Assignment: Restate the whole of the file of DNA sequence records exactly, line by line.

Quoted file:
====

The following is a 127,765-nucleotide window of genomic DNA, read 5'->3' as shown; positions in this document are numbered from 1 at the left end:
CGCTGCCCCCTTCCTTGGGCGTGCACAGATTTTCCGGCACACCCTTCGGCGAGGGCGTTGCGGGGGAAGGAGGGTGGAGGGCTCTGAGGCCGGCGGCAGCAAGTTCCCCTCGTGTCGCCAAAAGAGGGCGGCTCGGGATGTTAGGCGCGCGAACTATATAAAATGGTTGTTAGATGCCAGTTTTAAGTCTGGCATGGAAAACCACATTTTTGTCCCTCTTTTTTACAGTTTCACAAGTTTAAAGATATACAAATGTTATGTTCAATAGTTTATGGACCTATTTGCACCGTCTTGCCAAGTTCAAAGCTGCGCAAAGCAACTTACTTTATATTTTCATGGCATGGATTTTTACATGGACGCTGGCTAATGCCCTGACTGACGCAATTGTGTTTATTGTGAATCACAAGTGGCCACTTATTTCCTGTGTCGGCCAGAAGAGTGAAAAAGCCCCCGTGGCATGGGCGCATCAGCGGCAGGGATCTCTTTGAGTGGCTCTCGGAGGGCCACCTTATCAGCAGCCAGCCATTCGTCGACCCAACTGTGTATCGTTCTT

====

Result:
The following is a 127,765-nucleotide window of genomic DNA, read 5'->3' as shown; positions in this document are numbered from 1 at the left end:
CGCTGCCCCCTTCCTTGGGCGTGCACAGATTTTCCGGCACACCCTTCGGCGAGGGCGTTGCGGGGGAAGGAGGGTGGAGGGCTCTGAGGCCGGCGGCAGCAAGTTCCCCTCGTGTCGCCAAAAGAGGGCGGCTCGGGATGTTAGGCGCGCGAACTATATAAAATGGTTGTTAGATGCCAGTTTTAAGTCTGGCATGGAAAACCACATTTTTGTCCCTCTTTTTTACAGTTTCACAAGTTTAAAGATATACAAATGTTATGTTCAATAGTTTATGGACCTATTTGCACCGTCTTGCCAAGTTCAAAGCTGCGCAAAGCAACTTACTTTATATTTTCATGGCATGGATTTTTACATGGACGCTGGCTAATGCCCTGACTGACGCAATTGTGTTTATTGTGAATCACAAGTGGCCACTTATTTCCTGTGTCGGCCAGAAGAGTGAAAAAGCCCCCGTGGCATGGGCGCATCAGCGGCAGGGATCTCTTTGAGTGGCTCTCGGAGGGCCACCTTATCAGCAGCCAGCCATTCGTCGACCCAACTGTGTATCGTTCTT